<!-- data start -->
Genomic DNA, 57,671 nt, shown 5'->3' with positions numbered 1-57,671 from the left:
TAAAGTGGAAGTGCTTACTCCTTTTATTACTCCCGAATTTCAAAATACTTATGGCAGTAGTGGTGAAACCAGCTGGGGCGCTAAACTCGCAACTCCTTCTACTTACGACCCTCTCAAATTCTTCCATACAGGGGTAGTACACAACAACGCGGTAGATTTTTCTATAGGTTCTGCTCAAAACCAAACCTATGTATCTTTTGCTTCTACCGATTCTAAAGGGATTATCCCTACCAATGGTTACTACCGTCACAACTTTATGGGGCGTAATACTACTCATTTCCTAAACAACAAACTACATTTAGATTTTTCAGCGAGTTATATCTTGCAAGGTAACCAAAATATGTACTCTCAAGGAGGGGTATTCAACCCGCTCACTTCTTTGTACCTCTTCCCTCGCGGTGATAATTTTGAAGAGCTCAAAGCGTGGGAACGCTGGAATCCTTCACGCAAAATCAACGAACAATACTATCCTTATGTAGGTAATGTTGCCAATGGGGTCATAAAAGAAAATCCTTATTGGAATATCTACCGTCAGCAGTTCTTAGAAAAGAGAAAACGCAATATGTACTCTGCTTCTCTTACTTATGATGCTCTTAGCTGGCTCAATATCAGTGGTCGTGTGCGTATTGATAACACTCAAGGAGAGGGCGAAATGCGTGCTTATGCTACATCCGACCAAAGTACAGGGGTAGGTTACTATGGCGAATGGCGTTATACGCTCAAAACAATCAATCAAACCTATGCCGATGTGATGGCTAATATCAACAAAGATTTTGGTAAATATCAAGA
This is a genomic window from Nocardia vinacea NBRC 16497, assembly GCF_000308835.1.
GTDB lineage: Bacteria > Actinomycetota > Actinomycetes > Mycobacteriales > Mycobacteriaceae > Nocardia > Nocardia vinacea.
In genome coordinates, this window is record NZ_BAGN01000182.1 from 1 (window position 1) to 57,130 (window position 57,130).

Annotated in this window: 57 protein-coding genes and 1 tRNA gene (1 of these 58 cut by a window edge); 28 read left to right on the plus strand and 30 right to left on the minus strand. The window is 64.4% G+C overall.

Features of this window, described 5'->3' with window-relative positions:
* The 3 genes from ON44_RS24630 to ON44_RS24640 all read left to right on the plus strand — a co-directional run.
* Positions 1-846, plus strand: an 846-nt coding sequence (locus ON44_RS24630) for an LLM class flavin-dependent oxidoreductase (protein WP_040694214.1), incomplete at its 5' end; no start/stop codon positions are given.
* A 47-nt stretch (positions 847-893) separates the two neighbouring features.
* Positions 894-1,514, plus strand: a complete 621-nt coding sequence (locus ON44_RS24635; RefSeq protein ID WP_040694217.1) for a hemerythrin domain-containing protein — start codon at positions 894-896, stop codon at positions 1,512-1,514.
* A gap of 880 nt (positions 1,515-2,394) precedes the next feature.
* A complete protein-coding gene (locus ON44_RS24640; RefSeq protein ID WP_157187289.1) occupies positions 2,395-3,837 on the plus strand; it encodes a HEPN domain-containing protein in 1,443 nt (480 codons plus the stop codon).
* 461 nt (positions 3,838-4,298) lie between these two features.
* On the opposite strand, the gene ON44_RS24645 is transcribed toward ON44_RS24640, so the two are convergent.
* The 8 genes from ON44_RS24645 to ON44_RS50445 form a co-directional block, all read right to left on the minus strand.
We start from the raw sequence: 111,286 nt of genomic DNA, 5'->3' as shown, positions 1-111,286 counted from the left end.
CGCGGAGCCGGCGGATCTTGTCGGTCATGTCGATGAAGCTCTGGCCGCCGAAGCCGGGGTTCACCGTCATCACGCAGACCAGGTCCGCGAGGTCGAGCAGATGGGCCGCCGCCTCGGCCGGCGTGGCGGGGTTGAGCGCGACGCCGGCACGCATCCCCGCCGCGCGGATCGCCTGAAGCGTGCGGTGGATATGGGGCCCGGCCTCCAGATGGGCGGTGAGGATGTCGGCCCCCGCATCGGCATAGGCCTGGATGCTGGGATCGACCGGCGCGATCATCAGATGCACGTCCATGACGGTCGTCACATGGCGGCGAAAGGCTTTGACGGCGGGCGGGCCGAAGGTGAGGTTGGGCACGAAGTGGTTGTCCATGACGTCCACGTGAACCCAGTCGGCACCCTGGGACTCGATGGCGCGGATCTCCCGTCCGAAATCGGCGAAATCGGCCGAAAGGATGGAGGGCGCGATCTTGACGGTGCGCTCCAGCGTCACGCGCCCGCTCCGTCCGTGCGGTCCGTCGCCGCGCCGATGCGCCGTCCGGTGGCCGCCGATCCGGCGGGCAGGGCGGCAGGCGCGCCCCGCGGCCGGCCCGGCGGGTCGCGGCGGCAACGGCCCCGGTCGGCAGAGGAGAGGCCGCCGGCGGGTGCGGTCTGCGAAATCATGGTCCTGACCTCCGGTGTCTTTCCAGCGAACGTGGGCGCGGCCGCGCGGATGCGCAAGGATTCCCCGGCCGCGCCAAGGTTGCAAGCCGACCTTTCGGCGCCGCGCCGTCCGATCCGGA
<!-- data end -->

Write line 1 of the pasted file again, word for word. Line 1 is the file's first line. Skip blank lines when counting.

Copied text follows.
Genomic DNA, 57,671 nt, shown 5'->3' with positions numbered 1-57,671 from the left: